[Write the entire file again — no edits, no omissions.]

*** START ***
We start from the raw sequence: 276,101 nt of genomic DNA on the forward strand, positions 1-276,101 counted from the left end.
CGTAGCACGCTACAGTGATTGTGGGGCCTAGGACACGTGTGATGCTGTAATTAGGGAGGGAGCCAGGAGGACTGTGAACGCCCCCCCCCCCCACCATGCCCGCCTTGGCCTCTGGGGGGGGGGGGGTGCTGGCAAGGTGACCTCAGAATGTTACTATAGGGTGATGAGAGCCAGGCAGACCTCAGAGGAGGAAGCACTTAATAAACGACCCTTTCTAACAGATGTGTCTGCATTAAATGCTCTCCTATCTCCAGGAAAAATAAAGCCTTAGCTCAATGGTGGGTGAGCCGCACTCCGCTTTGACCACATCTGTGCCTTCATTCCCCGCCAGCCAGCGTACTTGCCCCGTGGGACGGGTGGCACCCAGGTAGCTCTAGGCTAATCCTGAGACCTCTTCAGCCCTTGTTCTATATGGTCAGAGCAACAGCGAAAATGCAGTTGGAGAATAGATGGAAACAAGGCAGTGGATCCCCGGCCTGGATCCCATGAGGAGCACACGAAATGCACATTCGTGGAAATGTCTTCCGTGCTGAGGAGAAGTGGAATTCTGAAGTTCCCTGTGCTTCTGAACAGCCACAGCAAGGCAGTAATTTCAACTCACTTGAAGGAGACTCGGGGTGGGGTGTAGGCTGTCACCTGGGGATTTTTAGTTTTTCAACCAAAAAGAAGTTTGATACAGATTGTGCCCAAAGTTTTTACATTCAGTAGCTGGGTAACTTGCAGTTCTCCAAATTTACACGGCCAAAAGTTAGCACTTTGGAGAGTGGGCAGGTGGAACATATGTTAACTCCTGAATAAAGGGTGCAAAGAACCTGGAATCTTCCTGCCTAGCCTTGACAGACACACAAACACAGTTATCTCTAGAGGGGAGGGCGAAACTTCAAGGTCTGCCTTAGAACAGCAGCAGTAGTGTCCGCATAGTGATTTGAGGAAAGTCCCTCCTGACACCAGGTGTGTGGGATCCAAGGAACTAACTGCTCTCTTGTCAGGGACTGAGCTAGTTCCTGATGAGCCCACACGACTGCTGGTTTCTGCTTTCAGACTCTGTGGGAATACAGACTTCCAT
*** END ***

We start from the raw sequence: 276,101 nt of genomic DNA on the forward strand, positions 1-276,101 counted from the left end.
CGTAGCACGCTACAGTGATTGTGGGGCCTAGGACACGTGTGATGCTGTAATTAGGGAGGGAGCCAGGAGGACTGTGAACGCCCCCCCCCCCCACCATGCCCGCCTTGGCCTCTGGGGGGGGGGGGGTGCTGGCAAGGTGACCTCAGAATGTTACTATAGGGTGATGAGAGCCAGGCAGACCTCAGAGGAGGAAGCACTTAATAAACGACCCTTTCTAACAGATGTGTCTGCATTAAATGCTCTCCTATCTCCAGGAAAAATAAAGCCTTAGCTCAATGGTGGGTGAGCCGCACTCCGCTTTGACCACATCTGTGCCTTCATTCCCCGCCAGCCAGCGTACTTGCCCCGTGGGACGGGTGGCACCCAGGTAGCTCTAGGCTAATCCTGAGACCTCTTCAGCCCTTGTTCTATATGGTCAGAGCAACAGCGAAAATGCAGTTGGAGAATAGATGGAAACAAGGCAGTGGATCCCCGGCCTGGATCCCATGAGGAGCACACGAAATGCACATTCGTGGAAATGTCTTCCGTGCTGAGGAGAAGTGGAATTCTGAAGTTCCCTGTGCTTCTGAACAGCCACAGCAAGGCAGTAATTTCAACTCACTTGAAGGAGACTCGGGGTGGGGTGTAGGCTGTCACCTGGGGATTTTTAGTTTTTCAACCAAAAAGAAGTTTGATACAGATTGTGCCCAAAGTTTTTACATTCAGTAGCTGGGTAACTTGCAGTTCTCCAAATTTACACGGCCAAAAGTTAGCACTTTGGAGAGTGGGCAGGTGGAACATATGTTAACTCCTGAATAAAGGGTGCAAAGAACCTGGAATCTTCCTGCCTAGCCTTGACAGACACACAAACACAGTTATCTCTAGAGGGGAGGGCGAAACTTCAAGGTCTGCCTTAGAACAGCAGCAGTAGTGTCCGCATAGTGATTTGAGGAAAGTCCCTCCTGACACCAGGTGTGTGGGATCCAAGGAACTAACTGCTCTCTTGTCAGGGACTGAGCTAGTTCCTGATGAGCCCACACGACTGCTGGTTTCTGCTTTCAGACTCTGTGGGAATACAGACTTCCAT